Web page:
890B.00/156: Telegram

The Diplomatic Agent and Consul General at Beirut ( Wadsworth ) to the Secretary of State

244. Reference my 243, August 2, 10 a.m. Orthodox Bishop informed me yesterday that at reconvened meeting previous day of church delegates representative Helleu was informed electoral decree would be accepted without further protest, Christians having no other course when faced with Allies’ strong appeal and stronger insistence that opposition would be prejudicial to common cause with democracies. He confirmed that delegates resented Spears’ speech considering it unwarrantedly threatening and a play to regain Moslem support.

Dr. Tabet also confirms this reaction and speaks earnestly for independence of a smaller Lebanon as only way to preserve its Christian character and protect it from assimilation by Moslem world. He offers in rebuttal of argument advanced in last paragraph my 238, July 26, 5 p.m.48 that equally effective precedent for fair treatment of Christian minorities in Moslem states could be set by a predominantly Christian Lebanon according truly equal treatment to smaller Moslem minority.

Assistant Secretary of State Aouad has resumed office on ground that his resignation was not accepted and raison d’être for its submission no longer exists. This displeased even Maronite majority which considers him inferior in representative caliber to Trad and Beyhoum.

[Page 984]

Spears confirms that electoral crisis has passed. He is now “going to bat” on Mukaddam case (my 223, July 5, 5 p.m.49) and commented that while Foreign Office policy seemed to be to keep things as quiet as possible Prime Minister took stiffer attitude though always with reserve that nothing was to be done to oust France but rather to afford it opportunity to achieve position here similar to that of Britain in Egypt.

Yesterday Spears saw Shukri Quwatly50 who was pleased with results of Syrian elections, notably because practically old [all?] French sponsored candidates were defeated. Shukri said he had been “playing” French on treaty question and could state categorically new Chamber would never conclude French alliance. He wants early transfer of intérêts communs, solicits British and Americans support and envisages (which probably means he would incite) popular demonstrations should French continue recalcitrant.

Spears holds all this to be strong added reason for insisting on early freest possible Lebanese elections and hopes Department may be considering further parallel demarche with Foreign Office despite fact that while recently in London he had seen no sign of American interest in Levant problems.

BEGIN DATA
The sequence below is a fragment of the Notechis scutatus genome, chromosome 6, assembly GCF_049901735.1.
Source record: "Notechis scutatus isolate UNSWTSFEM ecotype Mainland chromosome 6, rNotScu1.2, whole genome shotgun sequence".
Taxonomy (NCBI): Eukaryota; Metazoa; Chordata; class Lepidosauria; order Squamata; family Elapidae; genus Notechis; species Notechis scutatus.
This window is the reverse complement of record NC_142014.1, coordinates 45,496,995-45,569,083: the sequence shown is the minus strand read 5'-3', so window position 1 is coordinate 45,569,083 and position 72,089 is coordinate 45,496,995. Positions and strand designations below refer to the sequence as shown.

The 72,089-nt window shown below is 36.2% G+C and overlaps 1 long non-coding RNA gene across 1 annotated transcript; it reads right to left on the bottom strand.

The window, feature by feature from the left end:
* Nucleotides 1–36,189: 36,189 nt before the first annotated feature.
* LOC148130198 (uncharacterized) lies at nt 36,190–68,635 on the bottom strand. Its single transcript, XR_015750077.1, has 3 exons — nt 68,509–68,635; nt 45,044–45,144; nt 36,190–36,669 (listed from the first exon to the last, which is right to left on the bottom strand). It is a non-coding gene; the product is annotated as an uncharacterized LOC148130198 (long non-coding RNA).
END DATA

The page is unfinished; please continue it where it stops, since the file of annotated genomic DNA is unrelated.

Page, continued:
Today I was received formally by new Chief of State and his two Secretaries of State. I made special point of saying my Government’s policy as expressed in my letter of credence and presentation remarks remains unchanged51 and left copies with them. I mentioned, too, Department’s interest in free elections. He welcomed this reassurance and interest as in keeping without implicit promise, not that we undertook to establish full Lebanese independence but rather that we would lend our support to that end now in so far as exigencies of war might permit and definitely at the peace conference provided always that Lebanon meanwhile shows itself worthy thereof.

Manner in which both Moslems and Christians in meeting electoral crisis had subordinated communal interests to those of state was, he held, good augury; it was on this plane that he had induced Maronite Patriarch to assent; it was no time for separatist tendencies; his ideal was a truly independent greater Lebanon which would cooperate freely with its neighbors.

[Page 985]

He plans to issue a decree probably tomorrow setting elections one month hence; to best of his Government’s ability they will be free.

  1. Not printed.
  2. Not printed: the Mukaddam case involved an Anglo-French dispute in Syria and Lebanon concerning the extent of British military jurisdiction.
  3. Assumed office of President of Syria on August 17; see his letter to President Roosevelt, infra.
  4. In the original letter of credence presented by the Diplomatic Agent on November 17, 1942, it was stated that “… it is the intent of the American Government appropriately to manifest its sympathy with the aspirations of the Lebanese people for sovereign independence, in anticipation of the day when in peace, full exercise thereof need no longer be circumscribed by limitations necessitated by conditions of war”. (123W.111/406)